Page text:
– Remove gender-coded language. We use it all the time and often don’t even realize it. These are descriptors in your job posting that tend to be associated with masculine or feminine identities in a stereotypical manner. The good news is that there is a free online Gender Decoder tool that scans your post for subtle linguistic gender coding. Simply paste your job ad into the open text field, click “check this ad” and you’ll get a report on masculine and feminine coded words in your job description.
– Remove the “othered” language. Words like “able-bodied.” “healthy,” “young” (even when used in describing your company or employees) will discourage candidates with physical disabilities from applying for the job. Including “great opportunity for a student” will discourage older candidates from applying, and “mature person preferred” will do the opposite. If there are necessary qualities that relate to these in your job requirements, reword them so that bias is removed, for example, “a person must demonstrate maturity” instead of “mature candidate preferred” or “person who can connect with a youthful demographic” instead of “youthful candidate preferred.”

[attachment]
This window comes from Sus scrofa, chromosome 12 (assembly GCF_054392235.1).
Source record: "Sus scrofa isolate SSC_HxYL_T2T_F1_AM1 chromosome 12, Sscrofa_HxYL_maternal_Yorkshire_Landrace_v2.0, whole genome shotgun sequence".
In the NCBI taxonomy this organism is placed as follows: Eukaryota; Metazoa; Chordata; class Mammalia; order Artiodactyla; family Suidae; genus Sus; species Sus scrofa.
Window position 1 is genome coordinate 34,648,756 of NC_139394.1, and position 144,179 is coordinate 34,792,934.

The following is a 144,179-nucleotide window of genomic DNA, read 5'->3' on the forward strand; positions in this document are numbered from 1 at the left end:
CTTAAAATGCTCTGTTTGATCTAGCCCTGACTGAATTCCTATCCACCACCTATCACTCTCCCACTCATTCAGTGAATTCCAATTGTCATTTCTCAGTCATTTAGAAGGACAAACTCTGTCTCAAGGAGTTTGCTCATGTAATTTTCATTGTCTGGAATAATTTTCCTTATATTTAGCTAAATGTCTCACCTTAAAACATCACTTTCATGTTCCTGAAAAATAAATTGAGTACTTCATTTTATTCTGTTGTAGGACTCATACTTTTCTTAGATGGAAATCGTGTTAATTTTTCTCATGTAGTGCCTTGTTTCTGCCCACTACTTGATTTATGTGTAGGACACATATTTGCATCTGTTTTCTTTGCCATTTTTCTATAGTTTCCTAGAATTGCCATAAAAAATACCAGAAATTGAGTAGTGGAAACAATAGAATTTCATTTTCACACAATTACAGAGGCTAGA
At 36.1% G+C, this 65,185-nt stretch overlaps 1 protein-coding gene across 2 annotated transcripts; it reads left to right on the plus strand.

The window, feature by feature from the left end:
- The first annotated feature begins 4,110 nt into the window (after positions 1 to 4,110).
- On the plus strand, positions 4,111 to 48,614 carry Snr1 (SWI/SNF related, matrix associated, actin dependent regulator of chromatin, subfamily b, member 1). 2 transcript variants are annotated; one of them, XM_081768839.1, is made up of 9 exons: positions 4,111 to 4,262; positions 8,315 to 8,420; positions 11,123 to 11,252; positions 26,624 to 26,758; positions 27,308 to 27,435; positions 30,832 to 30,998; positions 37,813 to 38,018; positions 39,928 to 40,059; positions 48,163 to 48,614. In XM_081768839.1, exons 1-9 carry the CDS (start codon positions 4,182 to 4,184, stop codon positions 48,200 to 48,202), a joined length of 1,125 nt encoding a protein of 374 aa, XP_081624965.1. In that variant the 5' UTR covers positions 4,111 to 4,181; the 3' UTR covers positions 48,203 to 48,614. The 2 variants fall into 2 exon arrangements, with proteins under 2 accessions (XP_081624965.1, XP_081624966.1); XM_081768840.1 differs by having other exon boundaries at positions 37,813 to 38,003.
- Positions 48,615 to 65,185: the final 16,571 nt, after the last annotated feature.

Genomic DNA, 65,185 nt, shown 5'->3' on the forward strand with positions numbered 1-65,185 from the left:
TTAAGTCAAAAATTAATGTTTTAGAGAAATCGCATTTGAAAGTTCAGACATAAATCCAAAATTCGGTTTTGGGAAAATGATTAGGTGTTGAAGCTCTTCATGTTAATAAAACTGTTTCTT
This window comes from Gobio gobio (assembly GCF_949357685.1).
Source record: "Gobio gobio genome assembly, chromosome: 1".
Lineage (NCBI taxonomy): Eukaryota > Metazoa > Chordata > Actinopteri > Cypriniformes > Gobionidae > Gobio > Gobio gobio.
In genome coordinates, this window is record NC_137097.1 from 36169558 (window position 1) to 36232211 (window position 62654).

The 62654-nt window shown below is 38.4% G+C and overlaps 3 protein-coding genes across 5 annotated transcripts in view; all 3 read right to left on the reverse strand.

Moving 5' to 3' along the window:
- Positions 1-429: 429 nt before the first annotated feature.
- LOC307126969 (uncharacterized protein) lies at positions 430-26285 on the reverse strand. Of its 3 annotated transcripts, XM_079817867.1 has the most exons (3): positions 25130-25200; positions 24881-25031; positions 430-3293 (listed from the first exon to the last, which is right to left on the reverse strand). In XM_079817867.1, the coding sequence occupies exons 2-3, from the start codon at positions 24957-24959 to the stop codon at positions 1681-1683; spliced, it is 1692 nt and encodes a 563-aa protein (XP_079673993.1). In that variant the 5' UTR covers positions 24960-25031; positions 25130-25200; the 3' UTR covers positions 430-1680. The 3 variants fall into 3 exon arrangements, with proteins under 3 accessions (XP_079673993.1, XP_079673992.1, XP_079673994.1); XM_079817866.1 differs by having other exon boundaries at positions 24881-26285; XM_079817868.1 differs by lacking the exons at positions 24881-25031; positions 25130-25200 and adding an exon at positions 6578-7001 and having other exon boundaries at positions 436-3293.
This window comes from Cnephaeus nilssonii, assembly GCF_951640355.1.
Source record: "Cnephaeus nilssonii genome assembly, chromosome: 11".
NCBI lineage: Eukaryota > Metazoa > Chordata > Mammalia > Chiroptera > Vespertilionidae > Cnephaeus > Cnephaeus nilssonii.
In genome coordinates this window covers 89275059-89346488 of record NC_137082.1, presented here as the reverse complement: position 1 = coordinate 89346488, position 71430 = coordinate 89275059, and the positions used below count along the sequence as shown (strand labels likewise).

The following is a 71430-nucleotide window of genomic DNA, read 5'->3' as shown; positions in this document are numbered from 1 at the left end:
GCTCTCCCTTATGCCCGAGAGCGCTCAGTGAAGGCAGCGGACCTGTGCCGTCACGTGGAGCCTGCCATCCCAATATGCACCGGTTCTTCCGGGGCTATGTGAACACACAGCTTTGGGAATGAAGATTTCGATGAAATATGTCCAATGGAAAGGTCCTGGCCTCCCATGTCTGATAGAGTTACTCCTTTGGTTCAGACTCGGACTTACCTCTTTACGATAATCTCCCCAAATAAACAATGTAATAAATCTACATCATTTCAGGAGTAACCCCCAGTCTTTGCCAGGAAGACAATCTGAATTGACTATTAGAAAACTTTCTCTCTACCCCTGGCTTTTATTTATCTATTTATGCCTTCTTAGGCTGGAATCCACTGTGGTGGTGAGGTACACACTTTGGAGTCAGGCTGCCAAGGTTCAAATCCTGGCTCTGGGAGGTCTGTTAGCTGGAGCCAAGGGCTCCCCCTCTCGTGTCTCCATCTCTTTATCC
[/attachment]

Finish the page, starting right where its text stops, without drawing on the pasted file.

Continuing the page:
Inclusive Hiring and Recruiting Strategies is a Long Game
In order to really make a difference and hire and retain a more diverse workforce, inclusive job descriptions of one of the many enhancements and changes TA teams, as well as organizations, will make along the way. It’s important to remember that inclusive hiring and also workplaces are a long game. These take years of change management, training and re-programming, and thousands of conversations before an organization is able to see and tie these strategies to visible and meaningful change. What’s most important and impactful is that senior leadership be leaders in these inclusive programs making time to have conversations and eating the dog food so to speak at EVERY CHANCE THEY GET. Only then will inclusion have a chance of being successful.
Originally published on the Workology.com blog.